Now let's take a look at the markets - Mixed economic signals have posed a constant conundrum for investors over the past year. This week offered no reprieve, as a myriad of conflicting developments helped perpetuate the all too familiar atmosphere of uncertainty. Nowhere were this year's divergent and muddling signals more evident than in this week's global economic growth readings and corporate earnings results. News that the eurozone economy grew at its slowest pace in four years in 2018 sent tremors throughout the market by fueling the increasing concerns about the viability of the global economic expansion, which seems to be deteriorating across a slew of systematically important countries. Formidable economic threats are looming such as Italy's nascent recession, Brexit hurtling towards a chaotic and unresolved deadline and economic contractions in major economies including Germany, China and France. These have all fanned fears of a further decline of confidence, rise of populist and isolationist governments, fraying global economic cooperation and an overall dim global outlook. However, this gloomy economic picture was counterbalanced by more positive U.S. developments, led by an increasingly dovish posture by the Fed and continued robust jobs and wage growth reflected in January's well-above consensus payrolls report.
Corporate earnings presented an equally perplexing dilemma. Initially, stocks fell after several bellwether companies, like Caterpillar and NVIDIA, posted weaker than expected Q4 results and cut their guidance due to the impact of the intensifying global trade conflict and Chinese economic slowdown. Mixed results from tech behemoths Apple, Microsoft, and Amazon further muddied the picture. However, strong results from energy stalwarts Exxon Mobil and Chevron, along with the Fed's emerging dovish rates and balance-sheet normalization posture and an encouraging week-end jobs data, helped overcome these inauspicious developments and boost stocks for the week. It appears that, despite gathering global economic clouds, domestic economic growth and the Fed's rate and balance sheet policies wield the most influence over investor sentiment.
After registering their best January percentage gains in three decades, the DJIA and S&P 500 finished the week up 1.3% and 1.6% respectively. While, the NASDAQ rose 1.4% for the week.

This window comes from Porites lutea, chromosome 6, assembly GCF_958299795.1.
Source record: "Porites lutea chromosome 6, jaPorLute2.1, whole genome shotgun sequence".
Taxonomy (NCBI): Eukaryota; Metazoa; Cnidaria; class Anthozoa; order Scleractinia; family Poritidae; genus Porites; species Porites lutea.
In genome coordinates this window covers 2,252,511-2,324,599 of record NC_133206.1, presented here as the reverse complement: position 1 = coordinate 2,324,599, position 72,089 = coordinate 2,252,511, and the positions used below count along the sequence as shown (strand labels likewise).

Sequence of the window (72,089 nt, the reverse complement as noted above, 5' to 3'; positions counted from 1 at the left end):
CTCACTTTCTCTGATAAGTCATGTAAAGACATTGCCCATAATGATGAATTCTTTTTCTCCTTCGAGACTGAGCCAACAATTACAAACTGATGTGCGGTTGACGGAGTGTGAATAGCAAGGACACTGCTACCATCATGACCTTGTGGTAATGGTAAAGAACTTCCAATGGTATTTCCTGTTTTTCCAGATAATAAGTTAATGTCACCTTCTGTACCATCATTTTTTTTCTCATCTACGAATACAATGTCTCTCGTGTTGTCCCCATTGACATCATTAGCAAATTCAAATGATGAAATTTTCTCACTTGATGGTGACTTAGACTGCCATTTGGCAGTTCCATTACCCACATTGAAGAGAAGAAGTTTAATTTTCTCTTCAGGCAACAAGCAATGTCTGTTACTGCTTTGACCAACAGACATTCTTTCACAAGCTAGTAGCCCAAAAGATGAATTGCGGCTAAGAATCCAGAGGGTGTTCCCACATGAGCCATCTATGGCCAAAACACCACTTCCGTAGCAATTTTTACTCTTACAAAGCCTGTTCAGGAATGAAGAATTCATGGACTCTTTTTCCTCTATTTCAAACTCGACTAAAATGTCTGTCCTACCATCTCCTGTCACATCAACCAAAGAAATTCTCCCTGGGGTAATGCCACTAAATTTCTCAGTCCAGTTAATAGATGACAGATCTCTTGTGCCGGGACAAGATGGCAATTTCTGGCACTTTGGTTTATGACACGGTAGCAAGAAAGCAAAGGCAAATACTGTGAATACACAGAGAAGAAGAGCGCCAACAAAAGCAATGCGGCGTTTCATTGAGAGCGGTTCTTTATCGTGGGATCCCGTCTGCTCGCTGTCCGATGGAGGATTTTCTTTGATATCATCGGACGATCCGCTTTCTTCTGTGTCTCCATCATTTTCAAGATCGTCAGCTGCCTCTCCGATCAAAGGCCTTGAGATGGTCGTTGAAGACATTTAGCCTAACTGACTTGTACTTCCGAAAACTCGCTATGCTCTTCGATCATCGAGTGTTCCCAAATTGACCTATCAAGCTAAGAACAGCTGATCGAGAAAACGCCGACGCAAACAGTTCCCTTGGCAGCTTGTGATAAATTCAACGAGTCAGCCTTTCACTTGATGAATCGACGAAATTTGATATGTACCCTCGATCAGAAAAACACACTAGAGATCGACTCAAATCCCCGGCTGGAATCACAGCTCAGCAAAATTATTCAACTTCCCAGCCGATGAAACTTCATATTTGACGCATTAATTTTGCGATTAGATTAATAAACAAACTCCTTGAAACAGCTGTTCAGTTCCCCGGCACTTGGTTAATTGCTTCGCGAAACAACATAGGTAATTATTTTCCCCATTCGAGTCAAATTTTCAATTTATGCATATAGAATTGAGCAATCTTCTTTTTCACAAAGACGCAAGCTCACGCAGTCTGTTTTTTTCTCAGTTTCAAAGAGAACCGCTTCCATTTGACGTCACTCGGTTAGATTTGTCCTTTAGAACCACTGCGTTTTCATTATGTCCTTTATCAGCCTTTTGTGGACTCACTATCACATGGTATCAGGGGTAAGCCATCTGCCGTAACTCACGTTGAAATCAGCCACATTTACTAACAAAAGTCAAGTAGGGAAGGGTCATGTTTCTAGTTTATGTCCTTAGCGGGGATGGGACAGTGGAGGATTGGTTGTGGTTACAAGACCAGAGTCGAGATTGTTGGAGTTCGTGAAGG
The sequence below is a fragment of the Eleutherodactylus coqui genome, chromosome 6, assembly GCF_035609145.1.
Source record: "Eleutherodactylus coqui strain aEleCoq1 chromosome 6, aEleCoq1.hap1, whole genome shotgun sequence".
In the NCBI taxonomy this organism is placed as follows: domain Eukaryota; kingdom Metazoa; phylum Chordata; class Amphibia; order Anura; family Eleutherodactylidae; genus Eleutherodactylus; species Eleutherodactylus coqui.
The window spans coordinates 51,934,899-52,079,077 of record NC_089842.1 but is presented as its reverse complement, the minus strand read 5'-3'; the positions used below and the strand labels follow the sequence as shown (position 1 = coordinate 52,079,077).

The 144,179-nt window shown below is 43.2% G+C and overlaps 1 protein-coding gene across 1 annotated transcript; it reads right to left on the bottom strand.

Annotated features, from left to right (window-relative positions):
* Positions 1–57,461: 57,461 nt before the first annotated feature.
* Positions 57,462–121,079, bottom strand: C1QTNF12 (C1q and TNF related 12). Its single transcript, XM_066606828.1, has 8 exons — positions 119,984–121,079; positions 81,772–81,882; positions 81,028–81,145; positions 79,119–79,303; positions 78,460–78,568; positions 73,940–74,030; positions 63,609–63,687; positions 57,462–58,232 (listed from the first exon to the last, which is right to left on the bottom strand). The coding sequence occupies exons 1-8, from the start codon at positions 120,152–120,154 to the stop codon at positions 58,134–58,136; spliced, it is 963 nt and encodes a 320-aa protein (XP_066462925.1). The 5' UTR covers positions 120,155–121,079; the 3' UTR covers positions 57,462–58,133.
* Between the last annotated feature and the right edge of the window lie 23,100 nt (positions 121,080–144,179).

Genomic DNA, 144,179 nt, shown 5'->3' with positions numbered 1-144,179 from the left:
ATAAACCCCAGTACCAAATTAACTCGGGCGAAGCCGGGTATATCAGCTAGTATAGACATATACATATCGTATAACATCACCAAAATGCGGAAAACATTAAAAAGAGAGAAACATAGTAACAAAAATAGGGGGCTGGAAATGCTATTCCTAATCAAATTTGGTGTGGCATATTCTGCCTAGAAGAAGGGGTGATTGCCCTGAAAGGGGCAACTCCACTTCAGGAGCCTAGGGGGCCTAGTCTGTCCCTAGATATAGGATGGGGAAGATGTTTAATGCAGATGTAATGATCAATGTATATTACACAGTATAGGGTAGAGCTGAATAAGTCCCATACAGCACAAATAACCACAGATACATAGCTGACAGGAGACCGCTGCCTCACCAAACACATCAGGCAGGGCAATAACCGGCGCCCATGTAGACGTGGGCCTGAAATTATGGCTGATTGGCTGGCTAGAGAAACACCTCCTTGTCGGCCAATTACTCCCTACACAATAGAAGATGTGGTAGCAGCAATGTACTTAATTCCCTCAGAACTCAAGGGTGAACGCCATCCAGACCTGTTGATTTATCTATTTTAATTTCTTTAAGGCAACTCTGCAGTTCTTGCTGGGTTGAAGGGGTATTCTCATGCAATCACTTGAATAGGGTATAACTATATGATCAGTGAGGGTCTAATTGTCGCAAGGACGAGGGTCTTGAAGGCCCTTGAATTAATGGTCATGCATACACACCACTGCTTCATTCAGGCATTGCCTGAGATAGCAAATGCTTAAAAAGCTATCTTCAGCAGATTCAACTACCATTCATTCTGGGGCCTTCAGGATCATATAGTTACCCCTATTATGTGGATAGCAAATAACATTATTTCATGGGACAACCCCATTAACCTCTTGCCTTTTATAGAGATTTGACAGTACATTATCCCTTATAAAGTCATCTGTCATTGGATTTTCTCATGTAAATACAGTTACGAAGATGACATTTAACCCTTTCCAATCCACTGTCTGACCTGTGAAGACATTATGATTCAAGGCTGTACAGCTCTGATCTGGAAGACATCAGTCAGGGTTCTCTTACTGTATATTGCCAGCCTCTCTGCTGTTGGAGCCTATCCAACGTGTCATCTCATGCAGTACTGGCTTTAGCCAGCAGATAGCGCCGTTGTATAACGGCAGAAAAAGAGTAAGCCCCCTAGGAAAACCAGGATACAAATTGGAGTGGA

– those ETFs who have had the largest weekly change in their respective, overall ETFG Quant ratings:
ETFG Quant Winners: The top five ETFG Quant gainers from this past week were First Trust Australia AlphaDEX Fund (FAUS), Invesco PureBeta MSCI USA Small Cap ETF (PBSM), iShares Global Telecom ETF (IXP), Vanguard Industrials ETF (VIS), and VanEck Vectors Generic Drugs ETF (GNRX). While there is no clear or consistent macro theme driving these funds’ recent quant outperformance, it appears sentiment and technical factors played a disproportionate role in their rise, as each of these funds experienced over 23% percentage increases in their quant behavioral scores.
ETFG Quant Losers: Our top five ETFG Quant losers this week were Vanguard Mid-Cap Value ETF (VOE), Vanguard Small-Cap Growth ETF (VBK), CSOP MSCI China A International Hedged ETF (CNHX), Amplify Transformational Data Sharing ETF (BLOK), and Reality Shares DIVCON Dividend Guard ETF (GARD). A tenuous and uncertain corporate earnings outlook, slowing Chinese economic growth, and the deteriorating fortunes of the cryptocurrency/blockchain market likely contributed to these funds outsize declines.
- the five most highly rated ETFs per Sector, Geographic Region and Strategy as ranked by the ETFG Quant model.
Following this week's mixed earnings results and the sector's bellwether status in the markets, we'd like to highlight the top ranked technology funds at the moment according to our model. From 1-5, these funds are First Trust Nasdaq Semiconductor ETF (FTXL), iShares Exponential Technologies ETF (XT), SPDR S&P Technology Hardware ETF (XTH), The 3D Printing ETF (PRNT), and ALPS Disruptive Technologies ETF (DTEC). As scrutiny on this sector increases and global economic uncertainty mounts, we recommend monitoring our select list to identify promising opportunities in the technology and broader sector, geographic and style groups.
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